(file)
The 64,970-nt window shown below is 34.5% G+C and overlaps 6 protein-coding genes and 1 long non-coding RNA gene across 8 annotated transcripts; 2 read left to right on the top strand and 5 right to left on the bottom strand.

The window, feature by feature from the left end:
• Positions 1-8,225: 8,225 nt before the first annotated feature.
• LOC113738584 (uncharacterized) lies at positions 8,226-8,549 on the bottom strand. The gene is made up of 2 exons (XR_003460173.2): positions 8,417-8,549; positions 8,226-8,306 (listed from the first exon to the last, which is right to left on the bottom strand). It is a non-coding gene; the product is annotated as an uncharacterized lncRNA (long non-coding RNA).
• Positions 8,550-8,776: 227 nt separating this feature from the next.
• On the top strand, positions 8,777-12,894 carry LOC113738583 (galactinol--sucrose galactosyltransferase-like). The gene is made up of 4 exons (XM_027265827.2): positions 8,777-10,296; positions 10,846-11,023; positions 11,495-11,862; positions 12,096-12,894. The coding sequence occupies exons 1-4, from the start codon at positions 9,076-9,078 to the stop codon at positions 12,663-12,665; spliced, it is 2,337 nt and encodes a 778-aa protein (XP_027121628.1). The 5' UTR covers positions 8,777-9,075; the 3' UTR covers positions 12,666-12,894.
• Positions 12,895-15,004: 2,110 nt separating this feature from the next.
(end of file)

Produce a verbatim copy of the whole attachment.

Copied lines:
The 64,970-nt window shown below is 34.5% G+C and overlaps 6 protein-coding genes and 1 long non-coding RNA gene across 8 annotated transcripts; 2 read left to right on the top strand and 5 right to left on the bottom strand.

The window, feature by feature from the left end:
• Positions 1-8,225: 8,225 nt before the first annotated feature.
• LOC113738584 (uncharacterized) lies at positions 8,226-8,549 on the bottom strand. The gene is made up of 2 exons (XR_003460173.2): positions 8,417-8,549; positions 8,226-8,306 (listed from the first exon to the last, which is right to left on the bottom strand). It is a non-coding gene; the product is annotated as an uncharacterized lncRNA (long non-coding RNA).
• Positions 8,550-8,776: 227 nt separating this feature from the next.
• On the top strand, positions 8,777-12,894 carry LOC113738583 (galactinol--sucrose galactosyltransferase-like). The gene is made up of 4 exons (XM_027265827.2): positions 8,777-10,296; positions 10,846-11,023; positions 11,495-11,862; positions 12,096-12,894. The coding sequence occupies exons 1-4, from the start codon at positions 9,076-9,078 to the stop codon at positions 12,663-12,665; spliced, it is 2,337 nt and encodes a 778-aa protein (XP_027121628.1). The 5' UTR covers positions 8,777-9,075; the 3' UTR covers positions 12,666-12,894.
• Positions 12,895-15,004: 2,110 nt separating this feature from the next.